Violetta meets Alfredo and quickly falls for him. After the lovers run away together, they live in bliss for a short time. However, Alfredo's father, Giorgio, starts to interfere, concerned...
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Violetta meets Alfredo and quickly falls for him. After the lovers run away together, they live in bliss for a short time. However, Alfredo's father, Giorgio, starts to interfere, concerned that Violetta's bad reputation will affect the marriage prospects of Alfredo's sister. Violetta reluctantly leaves Alfredo, but his love is so strong that it leads him to actions that have tragic consequences.Written by
Still the best cinematic rendering of an opera ever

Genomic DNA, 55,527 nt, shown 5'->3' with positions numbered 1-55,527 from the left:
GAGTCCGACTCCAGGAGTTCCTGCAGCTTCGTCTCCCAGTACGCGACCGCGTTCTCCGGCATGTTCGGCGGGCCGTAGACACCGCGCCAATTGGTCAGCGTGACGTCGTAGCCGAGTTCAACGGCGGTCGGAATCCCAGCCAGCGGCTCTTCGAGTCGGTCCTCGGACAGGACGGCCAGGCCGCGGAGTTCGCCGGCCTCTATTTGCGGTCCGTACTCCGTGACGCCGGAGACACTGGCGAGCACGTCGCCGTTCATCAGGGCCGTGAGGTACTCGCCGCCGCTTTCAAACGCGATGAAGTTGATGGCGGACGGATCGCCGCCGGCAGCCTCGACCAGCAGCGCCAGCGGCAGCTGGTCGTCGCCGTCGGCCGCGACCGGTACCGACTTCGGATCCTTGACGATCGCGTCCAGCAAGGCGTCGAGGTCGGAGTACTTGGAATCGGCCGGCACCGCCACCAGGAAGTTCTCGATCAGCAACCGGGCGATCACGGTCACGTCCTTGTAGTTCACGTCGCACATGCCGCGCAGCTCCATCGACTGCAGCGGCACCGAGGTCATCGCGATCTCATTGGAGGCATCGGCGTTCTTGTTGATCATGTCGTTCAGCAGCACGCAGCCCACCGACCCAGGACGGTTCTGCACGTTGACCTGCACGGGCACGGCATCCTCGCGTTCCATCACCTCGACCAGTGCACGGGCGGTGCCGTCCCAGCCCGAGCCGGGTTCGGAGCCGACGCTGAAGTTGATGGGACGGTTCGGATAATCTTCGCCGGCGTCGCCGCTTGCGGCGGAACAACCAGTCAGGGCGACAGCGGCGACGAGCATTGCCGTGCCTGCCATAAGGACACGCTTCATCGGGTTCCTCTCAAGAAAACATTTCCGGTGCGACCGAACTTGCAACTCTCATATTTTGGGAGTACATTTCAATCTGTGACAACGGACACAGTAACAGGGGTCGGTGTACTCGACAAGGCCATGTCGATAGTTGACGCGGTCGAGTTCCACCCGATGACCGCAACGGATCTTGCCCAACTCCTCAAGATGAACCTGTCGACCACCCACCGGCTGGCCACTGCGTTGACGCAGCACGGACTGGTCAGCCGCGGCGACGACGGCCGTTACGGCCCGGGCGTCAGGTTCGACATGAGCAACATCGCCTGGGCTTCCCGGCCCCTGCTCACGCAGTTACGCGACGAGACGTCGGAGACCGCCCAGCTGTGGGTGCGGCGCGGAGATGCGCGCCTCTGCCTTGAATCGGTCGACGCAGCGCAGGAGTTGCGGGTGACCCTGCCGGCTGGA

Who else but Franco Zeffirelli could make what is the best opera movie ever? He has made several of them. After all, his productions at La Scala in the '50s catapulted that opera house once again to reign among the world's best, and preceded his move into film making. Known for lush period costume dramas, Zeffirelli surely doesn't disappoint in that department. In fact, visually, LA TRAVIATA ranks among his best work. Controversial innovations, luxurious locations, and superb casting make LA TRAVIATA even more unique. His editing down of several (repetitive) arias, and visual depiction of many of the arias' contents through flashbacks caused much controversy in Europe where I first saw it in its 1982 premiere. However, the controversy was generated by opera purists, since from a purely artistic viewpoint, not to mention a strictly cinematic one, LA TRAVIATA has never been so well expressed, in fact no opera has. The cinematic enhancements and cutting a few minutes off the running time to make the work more accessible only made opera more attractive to all. The beautiful actual locations of the Seine, old Paris, the French countryside, and opulent palaces are a treat to watch as the wonderful music, conducted by the Met's legendary James Levine is played. Neither is pushed back to the background. Both elements blend into an unforgettable whole. If one wants to see pure opera, one can buy several versions of LA TRAVIATA especially filmed live at an opera house, and watch the musicians in the orchestra pit play, the conductor's gestures, and hear the superb voices of the usually out of character (physically and age-wise) singers on stage. The performances are usually longer as many arias are repeated several times, something film can avoid through its unique advantages. In this case the performance on film runs 1 hour 45 minutes, without the elimination of any arias (just avoiding the repetition described above). In contrast, the opera house experience, including two intermissions usually runs twice that length, if not longer. This version of LA TRAVIATA is not only fine movie-making, but showcases the superb voices and musical excellence of the best of the classical recordings. With the sublime Teresa Stratas in the title role, and the now legendary Placido Domingo as her love interest, one cannot ask for better leads. They are also of believable age, and display great chemistry together. The young Domingo's fiery Latin emotions with his imposing looks, and the very slender and also young Stratas' passionate interpretation (especially in her facial gestures) are totally convincing and captivating, as are, needless to say, their vocal talents, among the greatest of the century. Added touches such as subtle shots focusing on the period's social customs, and a knock-out ballet sequence in a party scene are among the final master touches to this unique production. One simply cannot compare, say, the "classical" version released two years later featuring Dame Joan Sutherland (possibly the greatest soprano ever, but at the end of her incredible career)and Luciano Pavorotti (to whom comparable comments also apply). But two extremely overweight leads pushing sixty portraying young lovers obviously lend a different perspective of this great opera. Placido Domingo and Zeffirelli have since made more opera movies, and they are all excellent. But here, Domingo is in his prime, and looks the part. (He has obviously aged as consequent opera films were made, up to ten years later in fact.) And Zeffirelli here is still at the stage designing grand opera productions around the world, while still in his creative prime as a film maker. As for Stratas, her Violeta (la traviata, the woman led stray) is, for me, the highlight of many highlights. She combines compelling acting, unforgettable vocal agility, and (almost unheard of in opera) a very thin, attractive physique. It is almost to good to be true. Many viewers who are not opera buffs do in fact think she is a dramatic actress dubbed by a great soprano. An incredible package indeed, and this applies to the entire production. Definitely a 10. Someone should put pressure on Universal (who is still selling the same 16 year old video) to restore this gem, and re-release it on video and DVD. I just bought another VHS, and was disappointed it was still the original version. With DVD's growth, I'm sure that will soon change if it isn't already happening. Don't miss it in any version you can get your hands on.
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